May 12, 2019
TORONTO — The partnership between Joel Embiid and Jimmy Butler had a chance to go either way when the veteran arrived in Philadelphia in mid-November. Embiid and Butler are famously competitive men, which always has a chance to bring two people closer together. But a clash of alphas can end ugly. The franchise center was not going to give up what he rightfully viewed as "his" team, and Butler has never been afraid to assert his importance.
Perhaps the two men are not best friends today. But the growth they have undergone over the last two months has been critical to where the Sixers are today, and it will be critical for the Sixers once again if they hope to win Game 7 on the road against Toronto.
If a gap between them exists, the two have come to an understanding by not trying to impose their own personality on each other. Butler has made light of this as he has been in the passenger seat for Embiid's postgame availability sessions during the playoffs, and those moments are more significant than you might think.
"I just think I try to remind him to always be himself, always be in a good mood, always smiling. Good game, bad game, whatever it may be. Just always be who you are," Butler told reporters Saturday. "The happy, go-lucky, joyful human being that knows he's fortunate to play basketball."
"I think he has had a significant impact on Joel," Brett Brown said of Butler on Saturday. "I think that the connection between Jimmy and Joel is growing and trending in an incredibly positive way, where it's helping Joel. Those two share candid conversations, and you need that, we need that."
Butler will deny that he has done much to influence Embiid outside of aiding him on the basketball court. His only concern, as he is happy to tell you many times over, is going out and winning when he steps in between the lines, no matter what it takes.
Embiid tells a different side of the story. Butler's habits are not exactly a secret — he regularly makes note of his 5 a.m. workouts, which Butler once admitted were inspired by his friend Mark Wahlberg. He takes great pride of the work that goes into his body and his game, and the example he has set there is one Embiid has taken note of.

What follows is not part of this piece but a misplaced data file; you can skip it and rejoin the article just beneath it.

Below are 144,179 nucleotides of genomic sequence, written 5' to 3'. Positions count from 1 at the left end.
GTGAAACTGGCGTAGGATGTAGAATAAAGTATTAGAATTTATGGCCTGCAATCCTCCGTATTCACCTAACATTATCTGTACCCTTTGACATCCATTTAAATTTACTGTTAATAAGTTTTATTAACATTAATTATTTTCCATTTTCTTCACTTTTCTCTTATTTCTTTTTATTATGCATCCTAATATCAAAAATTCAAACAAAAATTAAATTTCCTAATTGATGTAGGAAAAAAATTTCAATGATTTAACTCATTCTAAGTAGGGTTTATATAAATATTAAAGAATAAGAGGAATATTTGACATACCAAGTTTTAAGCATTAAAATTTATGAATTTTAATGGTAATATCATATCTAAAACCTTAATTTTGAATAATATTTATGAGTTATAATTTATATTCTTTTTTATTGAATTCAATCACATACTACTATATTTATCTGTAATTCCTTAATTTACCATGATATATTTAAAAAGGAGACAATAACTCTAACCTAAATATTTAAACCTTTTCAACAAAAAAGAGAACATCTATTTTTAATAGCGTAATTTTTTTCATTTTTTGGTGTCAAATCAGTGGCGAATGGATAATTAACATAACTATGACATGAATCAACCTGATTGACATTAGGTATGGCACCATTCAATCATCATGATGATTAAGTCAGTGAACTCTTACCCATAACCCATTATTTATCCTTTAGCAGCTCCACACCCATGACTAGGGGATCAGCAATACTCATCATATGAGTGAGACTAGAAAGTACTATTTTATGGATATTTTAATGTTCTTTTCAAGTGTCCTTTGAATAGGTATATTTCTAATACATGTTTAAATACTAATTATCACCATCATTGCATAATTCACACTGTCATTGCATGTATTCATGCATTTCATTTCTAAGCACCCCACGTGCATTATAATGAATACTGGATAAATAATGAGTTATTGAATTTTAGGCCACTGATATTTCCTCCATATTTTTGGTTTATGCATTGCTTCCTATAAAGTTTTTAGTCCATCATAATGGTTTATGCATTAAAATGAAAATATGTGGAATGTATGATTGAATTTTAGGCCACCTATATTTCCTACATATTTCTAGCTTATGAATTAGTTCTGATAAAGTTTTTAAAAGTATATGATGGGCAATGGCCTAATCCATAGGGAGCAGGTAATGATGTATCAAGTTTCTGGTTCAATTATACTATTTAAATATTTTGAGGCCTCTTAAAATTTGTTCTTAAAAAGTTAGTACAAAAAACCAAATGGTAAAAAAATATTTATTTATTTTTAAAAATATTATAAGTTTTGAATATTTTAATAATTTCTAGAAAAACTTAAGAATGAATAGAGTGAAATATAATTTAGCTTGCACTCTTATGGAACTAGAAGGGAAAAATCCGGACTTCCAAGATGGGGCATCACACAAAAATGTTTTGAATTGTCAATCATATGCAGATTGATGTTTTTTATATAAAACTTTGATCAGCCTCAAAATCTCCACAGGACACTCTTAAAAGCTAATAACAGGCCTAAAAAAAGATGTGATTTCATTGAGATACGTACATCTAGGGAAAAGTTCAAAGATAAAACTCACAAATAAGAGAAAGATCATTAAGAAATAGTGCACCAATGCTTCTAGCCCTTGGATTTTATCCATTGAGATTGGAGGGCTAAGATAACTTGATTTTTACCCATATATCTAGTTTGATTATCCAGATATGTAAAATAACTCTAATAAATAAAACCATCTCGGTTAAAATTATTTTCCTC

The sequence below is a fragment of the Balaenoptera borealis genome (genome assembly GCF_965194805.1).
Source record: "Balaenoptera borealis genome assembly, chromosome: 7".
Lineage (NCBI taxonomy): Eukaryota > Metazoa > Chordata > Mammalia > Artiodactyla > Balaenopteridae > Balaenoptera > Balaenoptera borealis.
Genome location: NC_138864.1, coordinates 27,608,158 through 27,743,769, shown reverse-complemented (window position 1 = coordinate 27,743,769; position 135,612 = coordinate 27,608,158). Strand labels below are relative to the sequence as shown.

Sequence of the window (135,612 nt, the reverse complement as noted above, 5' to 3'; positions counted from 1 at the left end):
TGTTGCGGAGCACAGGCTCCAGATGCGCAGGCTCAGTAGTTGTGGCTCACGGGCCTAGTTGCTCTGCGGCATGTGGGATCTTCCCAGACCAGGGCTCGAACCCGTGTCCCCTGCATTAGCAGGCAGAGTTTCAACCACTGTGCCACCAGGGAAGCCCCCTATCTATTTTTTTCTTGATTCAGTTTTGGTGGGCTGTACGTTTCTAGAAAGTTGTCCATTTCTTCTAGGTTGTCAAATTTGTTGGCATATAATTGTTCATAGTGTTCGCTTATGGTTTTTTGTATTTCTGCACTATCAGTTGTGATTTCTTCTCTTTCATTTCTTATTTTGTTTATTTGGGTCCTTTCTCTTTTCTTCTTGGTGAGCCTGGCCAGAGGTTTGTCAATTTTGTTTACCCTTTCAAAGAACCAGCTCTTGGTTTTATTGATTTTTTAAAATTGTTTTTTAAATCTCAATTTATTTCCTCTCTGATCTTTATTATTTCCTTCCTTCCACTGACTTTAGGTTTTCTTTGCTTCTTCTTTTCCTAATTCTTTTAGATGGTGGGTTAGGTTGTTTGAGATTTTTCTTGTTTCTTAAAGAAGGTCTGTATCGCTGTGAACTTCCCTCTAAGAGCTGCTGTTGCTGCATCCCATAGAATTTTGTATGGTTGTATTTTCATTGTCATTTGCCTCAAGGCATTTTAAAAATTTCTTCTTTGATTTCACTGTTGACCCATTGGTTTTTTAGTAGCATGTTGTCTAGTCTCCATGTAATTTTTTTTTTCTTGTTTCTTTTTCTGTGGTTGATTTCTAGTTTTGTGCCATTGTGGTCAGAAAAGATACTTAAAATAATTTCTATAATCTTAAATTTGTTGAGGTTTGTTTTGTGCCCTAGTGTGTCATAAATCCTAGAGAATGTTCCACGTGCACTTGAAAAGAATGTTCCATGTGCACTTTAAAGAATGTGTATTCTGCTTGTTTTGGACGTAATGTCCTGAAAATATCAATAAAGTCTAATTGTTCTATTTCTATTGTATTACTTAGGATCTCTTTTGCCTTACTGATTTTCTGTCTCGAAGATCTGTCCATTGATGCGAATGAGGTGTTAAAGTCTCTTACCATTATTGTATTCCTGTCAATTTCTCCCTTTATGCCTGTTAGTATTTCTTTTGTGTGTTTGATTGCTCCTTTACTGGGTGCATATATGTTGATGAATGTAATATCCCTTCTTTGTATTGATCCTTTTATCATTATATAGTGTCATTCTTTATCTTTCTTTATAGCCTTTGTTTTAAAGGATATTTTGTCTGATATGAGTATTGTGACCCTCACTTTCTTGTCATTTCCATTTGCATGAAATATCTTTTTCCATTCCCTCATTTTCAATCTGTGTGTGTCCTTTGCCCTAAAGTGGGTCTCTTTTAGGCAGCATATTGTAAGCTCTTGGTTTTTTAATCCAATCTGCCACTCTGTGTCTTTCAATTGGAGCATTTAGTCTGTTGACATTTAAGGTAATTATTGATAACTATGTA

“I know to become a better leader you also got to watch and learn from a better example," Embiid told reporters at practice. "Him being here has taught me that just because he’s always on top of everything. Basketball-wise he’s helped me a lot, becoming a better man. Just being on time, or just showing up every game, or just having a better relationship as a leader with my teammates. He doesn’t have to say anything, you just have to watch.”
"It's hard to watch somebody be in a gym before the bus comes to the gym, sweaty and getting shots; it's hard to look at somebody's attention to his health and his body; it's hard to watch somebody perform at this level at this stage, at a level that he has, and not be impressed," Brown added on Saturday.
It is about more than some platitudes about friendship and habits and attitude. The team's increased pick-and-roll usage in the playoffs is a product of both sides buying in and figuring out they need each other. Butler has never been shy about his desire to run it, and Embiid's willingness to commit to the other half of the equation was shaky in the regular season.
The Sixers have transitioned to a steady diet of pick-and-rolls in the postseason, and it has helped get Embiid some easy offense that otherwise isn't coming.
Marc Gasol has flummoxed Embiid in the post, but he is at a disadvantage when he has to defend in space. The threat of Butler turning the corner or pulling up to shoot has been enough to buy Embiid windows of space in this series, and his standout Game 3 performance was aided big time by his co-star.
Butler, obviously, has benefitted as well, because when you have one of the NBA's most-feared big men rolling down the lane, the opposing center has no choice but to hang back longer and further than they'd like from the driver. That opens up space for Butler.
It was not so long ago that Embiid was bristling at how many jumpers he was taking, publicly stating this past winter that he needed to be on the block more and going to work. Figuring out roles in this new environment was a struggle, to say the least.
Embiid's tune has changed as the playoffs have worn on. Embiid is aware on some nights that he will simply have to do the dirty work to get Philadelphia a victory.
"With the way they're guarding me, with double teams or you can see it on pick-and-rolls, Marc is not helping off of me, they're really stuck to me," Embiid said after Philly's Game 6 victory. "I can make the easier decision and get my teammates open by setting great screens, rolling to the basket, finding guys and trying to free them up."
Trust in Butler has helped him get there. Against Boston in last year's playoffs, Embiid was keenly aware of how limited the supporting cast was. If Embiid couldn't put his shoulder into Al Horford's chest and create a look for himself, the Sixers did not have the ballhandling to overcome it. But he has had a first-row seat for Playoff Butler, and he has lived up to this idea of doing whatever has to be done to help the team score.
Over the long-term, Embiid's ability to do damage in tandem with Ben Simmons is what will determine the ceiling of the team. Right now, though, it is his work with Butler that will likely decide if they are appearing in the Eastern Conference Finals or going on vacation.
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